Therehas been some confusion related to the published preliminary schedule (also under the aspects of diversity). The complete schedule will be announced shortly with roughly additional 50 talks and all trainings. The programme team is currently heavily working on the final version that will also take more diversity aspects into account for choosing the talks. We apologize for the confusion - specially to all persons that submitted a proposal keeping them in an uninformed state. The problem was caused by some internal miscommunication but also by the desire to publish a resilient schedule as early as possible in order to let the speakers make their travel arrangements in time.

You need some good reasons for going to EuroPython 2014?!


Some good reasons for coming to Berlin for EuroPython 2014:

Last but not least: mean, speak and discuss with hundreds of other Python enthusiats. Share your knowledge, ask questions, make connections, extend your network or just enjoy some days with other Pythonistas.

Get your ticket now!

Announcing Emily Bache as keynote speaker

We are pleased to announce Emily Bache as another EuroPython 2014 keynote speaker. Emily will talk about  ”Will I still be able to get a job in 2024 if I don’t do TDD?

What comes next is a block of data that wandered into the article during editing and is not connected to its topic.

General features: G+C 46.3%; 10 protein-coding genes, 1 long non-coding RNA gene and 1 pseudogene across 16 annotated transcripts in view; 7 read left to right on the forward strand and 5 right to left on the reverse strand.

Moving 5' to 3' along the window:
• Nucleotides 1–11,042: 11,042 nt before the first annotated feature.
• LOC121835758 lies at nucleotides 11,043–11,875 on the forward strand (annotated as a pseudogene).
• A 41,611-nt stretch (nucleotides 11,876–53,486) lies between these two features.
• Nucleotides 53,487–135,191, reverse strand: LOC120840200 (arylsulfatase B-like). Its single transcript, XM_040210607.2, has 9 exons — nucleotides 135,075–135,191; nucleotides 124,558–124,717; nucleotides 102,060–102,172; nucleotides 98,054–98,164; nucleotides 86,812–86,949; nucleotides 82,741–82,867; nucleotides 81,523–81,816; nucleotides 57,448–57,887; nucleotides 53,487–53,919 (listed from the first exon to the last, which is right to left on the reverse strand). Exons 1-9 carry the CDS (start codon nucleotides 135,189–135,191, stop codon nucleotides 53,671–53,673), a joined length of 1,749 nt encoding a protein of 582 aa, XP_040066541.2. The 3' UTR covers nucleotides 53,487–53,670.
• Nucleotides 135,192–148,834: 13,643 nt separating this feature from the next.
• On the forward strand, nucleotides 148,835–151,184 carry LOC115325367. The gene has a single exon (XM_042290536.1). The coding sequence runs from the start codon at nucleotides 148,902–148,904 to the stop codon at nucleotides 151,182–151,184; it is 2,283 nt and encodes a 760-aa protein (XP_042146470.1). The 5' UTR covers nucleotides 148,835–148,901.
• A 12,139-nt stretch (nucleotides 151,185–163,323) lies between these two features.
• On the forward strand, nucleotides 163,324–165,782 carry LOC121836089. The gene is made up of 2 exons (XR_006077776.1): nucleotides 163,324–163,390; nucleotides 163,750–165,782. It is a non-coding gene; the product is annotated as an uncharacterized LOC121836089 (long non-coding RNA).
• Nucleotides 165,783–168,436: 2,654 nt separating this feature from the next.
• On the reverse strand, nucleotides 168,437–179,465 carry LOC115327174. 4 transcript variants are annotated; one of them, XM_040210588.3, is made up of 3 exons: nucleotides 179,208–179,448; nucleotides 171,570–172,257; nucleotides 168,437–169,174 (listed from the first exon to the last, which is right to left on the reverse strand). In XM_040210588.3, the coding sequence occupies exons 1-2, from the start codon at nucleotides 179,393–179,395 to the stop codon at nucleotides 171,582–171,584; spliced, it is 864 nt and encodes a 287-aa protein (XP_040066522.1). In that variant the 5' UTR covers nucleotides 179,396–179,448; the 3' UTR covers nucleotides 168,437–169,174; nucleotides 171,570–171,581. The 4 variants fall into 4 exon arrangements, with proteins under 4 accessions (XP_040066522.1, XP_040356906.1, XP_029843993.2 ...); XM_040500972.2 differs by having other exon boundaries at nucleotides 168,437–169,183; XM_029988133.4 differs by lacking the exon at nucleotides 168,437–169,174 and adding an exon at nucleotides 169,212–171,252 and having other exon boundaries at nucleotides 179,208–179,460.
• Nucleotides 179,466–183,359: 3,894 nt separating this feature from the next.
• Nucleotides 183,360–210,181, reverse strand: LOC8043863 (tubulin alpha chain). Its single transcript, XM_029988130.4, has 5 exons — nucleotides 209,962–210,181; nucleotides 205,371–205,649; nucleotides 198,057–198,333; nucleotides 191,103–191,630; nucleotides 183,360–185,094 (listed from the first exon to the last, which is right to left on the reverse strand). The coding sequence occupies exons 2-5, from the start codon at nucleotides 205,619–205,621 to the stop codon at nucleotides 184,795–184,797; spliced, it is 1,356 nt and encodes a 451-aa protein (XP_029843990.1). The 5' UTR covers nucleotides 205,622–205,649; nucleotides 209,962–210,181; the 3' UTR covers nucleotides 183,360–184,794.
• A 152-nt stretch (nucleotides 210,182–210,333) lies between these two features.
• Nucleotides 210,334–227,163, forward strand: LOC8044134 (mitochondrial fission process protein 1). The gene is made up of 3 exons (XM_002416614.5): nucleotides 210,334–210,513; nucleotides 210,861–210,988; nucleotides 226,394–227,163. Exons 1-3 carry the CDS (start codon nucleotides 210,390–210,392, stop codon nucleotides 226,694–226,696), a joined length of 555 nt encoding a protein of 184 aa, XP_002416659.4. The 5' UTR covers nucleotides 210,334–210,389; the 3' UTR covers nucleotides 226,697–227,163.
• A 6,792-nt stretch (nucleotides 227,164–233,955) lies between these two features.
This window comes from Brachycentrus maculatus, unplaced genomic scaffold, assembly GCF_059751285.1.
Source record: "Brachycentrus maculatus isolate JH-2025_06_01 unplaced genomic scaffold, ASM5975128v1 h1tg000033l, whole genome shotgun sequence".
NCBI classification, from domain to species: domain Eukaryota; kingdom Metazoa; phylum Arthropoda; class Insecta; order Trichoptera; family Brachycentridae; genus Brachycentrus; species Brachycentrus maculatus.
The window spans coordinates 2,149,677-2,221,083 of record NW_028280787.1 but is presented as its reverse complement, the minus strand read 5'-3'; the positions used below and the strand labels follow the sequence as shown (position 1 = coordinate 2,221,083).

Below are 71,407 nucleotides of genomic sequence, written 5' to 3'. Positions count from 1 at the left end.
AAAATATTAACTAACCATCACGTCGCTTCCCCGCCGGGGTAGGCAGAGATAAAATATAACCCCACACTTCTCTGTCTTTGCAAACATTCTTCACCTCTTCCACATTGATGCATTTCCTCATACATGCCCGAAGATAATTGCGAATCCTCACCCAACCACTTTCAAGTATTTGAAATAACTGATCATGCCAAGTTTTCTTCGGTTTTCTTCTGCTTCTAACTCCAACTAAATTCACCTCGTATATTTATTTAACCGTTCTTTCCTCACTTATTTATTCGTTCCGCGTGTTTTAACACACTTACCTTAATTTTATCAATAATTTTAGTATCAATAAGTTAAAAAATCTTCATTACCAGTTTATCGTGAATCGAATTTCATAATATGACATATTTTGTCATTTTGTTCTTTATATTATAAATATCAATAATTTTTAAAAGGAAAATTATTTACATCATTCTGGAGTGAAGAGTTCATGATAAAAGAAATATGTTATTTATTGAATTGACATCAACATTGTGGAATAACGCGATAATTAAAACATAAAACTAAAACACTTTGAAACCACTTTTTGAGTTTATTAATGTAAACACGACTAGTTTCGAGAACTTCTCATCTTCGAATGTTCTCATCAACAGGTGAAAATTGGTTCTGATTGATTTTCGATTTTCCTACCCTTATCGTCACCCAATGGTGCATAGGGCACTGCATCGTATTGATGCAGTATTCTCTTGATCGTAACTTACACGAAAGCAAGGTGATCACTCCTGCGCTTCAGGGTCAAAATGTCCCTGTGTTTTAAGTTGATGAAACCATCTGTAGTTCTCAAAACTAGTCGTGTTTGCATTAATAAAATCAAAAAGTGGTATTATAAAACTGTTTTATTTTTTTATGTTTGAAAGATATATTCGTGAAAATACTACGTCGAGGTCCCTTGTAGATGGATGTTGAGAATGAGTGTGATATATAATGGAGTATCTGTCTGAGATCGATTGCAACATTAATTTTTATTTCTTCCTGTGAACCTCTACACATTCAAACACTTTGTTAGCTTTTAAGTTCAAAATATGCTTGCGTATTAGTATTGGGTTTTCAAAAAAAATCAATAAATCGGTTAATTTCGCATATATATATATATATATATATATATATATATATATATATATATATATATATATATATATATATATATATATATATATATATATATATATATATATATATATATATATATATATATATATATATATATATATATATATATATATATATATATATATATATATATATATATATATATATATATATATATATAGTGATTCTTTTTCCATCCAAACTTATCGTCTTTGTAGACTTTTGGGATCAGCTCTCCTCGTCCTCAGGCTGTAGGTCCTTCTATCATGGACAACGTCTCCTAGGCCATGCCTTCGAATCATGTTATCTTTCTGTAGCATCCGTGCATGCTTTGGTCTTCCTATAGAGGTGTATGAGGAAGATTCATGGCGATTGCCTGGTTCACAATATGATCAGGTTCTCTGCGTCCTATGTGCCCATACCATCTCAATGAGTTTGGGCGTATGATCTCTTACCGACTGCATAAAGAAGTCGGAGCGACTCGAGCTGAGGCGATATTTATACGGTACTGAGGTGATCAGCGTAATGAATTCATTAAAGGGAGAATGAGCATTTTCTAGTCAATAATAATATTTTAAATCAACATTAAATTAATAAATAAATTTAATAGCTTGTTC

Geoffrey Moores’s book “Crossing the chasm” outlines the difficulties faced by a new, disruptive technology, when adoption moves from innovators and visionaries into the mainstream. Test Driven Development is clearly a disruptive technology, that changes the way you approach software design and testing. It hasn’t yet been embraced by everyone, but is it just a matter of time? Ten years from now, will a non-TDD practicing developer experience the horror of being labelled a technology adoption ‘laggard’, and be left working exclusively on dreadfully boring legacy systems?

It could be a smart move to get down to your nearest Coding Dojo and practice TDD on some Code Katas. On the other hand, the thing with disruptive technologies is that even they can become disrupted when something better comes along. What about Property-Based Testing? Approval Testing? Outside-In Development?

In this talk, I’d like to look at the chasm-crossing potential of TDD and some related technologies. My aim is that both you and I will still be able to get a good job in 2024.

About Emily Bache

Emily Bache is a software developer and test automation specialist. Currently an employee of a Swedish company, Pagero, she works on their electronic invoicing product. Together with her team, she regularly delivers working software. Emily has previously worked as a developer in organizations as diverse as small startup and large corporation, using
Python as well as other languages such as Java, Scala and Ruby. For several years she worked as an independent consultant, facilitating many Coding Dojos and developer training events. Emily is a well-known conference speaker, and author of “The Coding Dojo Handbook”. She is originally from the U.K. but now lives in Göteborg, Sweden.